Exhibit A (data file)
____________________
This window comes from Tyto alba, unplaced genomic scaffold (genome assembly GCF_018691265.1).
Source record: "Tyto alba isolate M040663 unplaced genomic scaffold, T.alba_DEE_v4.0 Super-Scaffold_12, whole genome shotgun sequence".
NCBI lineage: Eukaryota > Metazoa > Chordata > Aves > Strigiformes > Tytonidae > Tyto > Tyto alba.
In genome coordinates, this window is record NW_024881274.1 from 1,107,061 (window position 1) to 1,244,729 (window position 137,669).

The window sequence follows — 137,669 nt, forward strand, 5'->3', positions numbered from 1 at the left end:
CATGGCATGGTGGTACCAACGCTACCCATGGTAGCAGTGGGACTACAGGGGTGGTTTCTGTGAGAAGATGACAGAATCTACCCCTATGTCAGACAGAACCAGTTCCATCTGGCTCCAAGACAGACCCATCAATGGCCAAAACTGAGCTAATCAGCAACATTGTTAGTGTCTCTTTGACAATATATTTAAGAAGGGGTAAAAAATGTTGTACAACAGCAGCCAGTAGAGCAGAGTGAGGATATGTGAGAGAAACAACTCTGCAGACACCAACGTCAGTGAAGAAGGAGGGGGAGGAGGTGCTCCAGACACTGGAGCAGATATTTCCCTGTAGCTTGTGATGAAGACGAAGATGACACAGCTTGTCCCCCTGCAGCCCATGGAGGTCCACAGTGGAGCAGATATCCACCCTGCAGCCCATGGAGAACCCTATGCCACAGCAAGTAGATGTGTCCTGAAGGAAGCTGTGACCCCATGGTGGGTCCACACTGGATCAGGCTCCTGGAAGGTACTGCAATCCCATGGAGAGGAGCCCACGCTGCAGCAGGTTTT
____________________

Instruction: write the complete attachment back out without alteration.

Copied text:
This window comes from Tyto alba, unplaced genomic scaffold (genome assembly GCF_018691265.1).
Source record: "Tyto alba isolate M040663 unplaced genomic scaffold, T.alba_DEE_v4.0 Super-Scaffold_12, whole genome shotgun sequence".
NCBI lineage: Eukaryota > Metazoa > Chordata > Aves > Strigiformes > Tytonidae > Tyto > Tyto alba.
In genome coordinates, this window is record NW_024881274.1 from 1,107,061 (window position 1) to 1,244,729 (window position 137,669).

The window sequence follows — 137,669 nt, forward strand, 5'->3', positions numbered from 1 at the left end:
CATGGCATGGTGGTACCAACGCTACCCATGGTAGCAGTGGGACTACAGGGGTGGTTTCTGTGAGAAGATGACAGAATCTACCCCTATGTCAGACAGAACCAGTTCCATCTGGCTCCAAGACAGACCCATCAATGGCCAAAACTGAGCTAATCAGCAACATTGTTAGTGTCTCTTTGACAATATATTTAAGAAGGGGTAAAAAATGTTGTACAACAGCAGCCAGTAGAGCAGAGTGAGGATATGTGAGAGAAACAACTCTGCAGACACCAACGTCAGTGAAGAAGGAGGGGGAGGAGGTGCTCCAGACACTGGAGCAGATATTTCCCTGTAGCTTGTGATGAAGACGAAGATGACACAGCTTGTCCCCCTGCAGCCCATGGAGGTCCACAGTGGAGCAGATATCCACCCTGCAGCCCATGGAGAACCCTATGCCACAGCAAGTAGATGTGTCCTGAAGGAAGCTGTGACCCCATGGTGGGTCCACACTGGATCAGGCTCCTGGAAGGTACTGCAATCCCATGGAGAGGAGCCCACGCTGCAGCAGGTTTT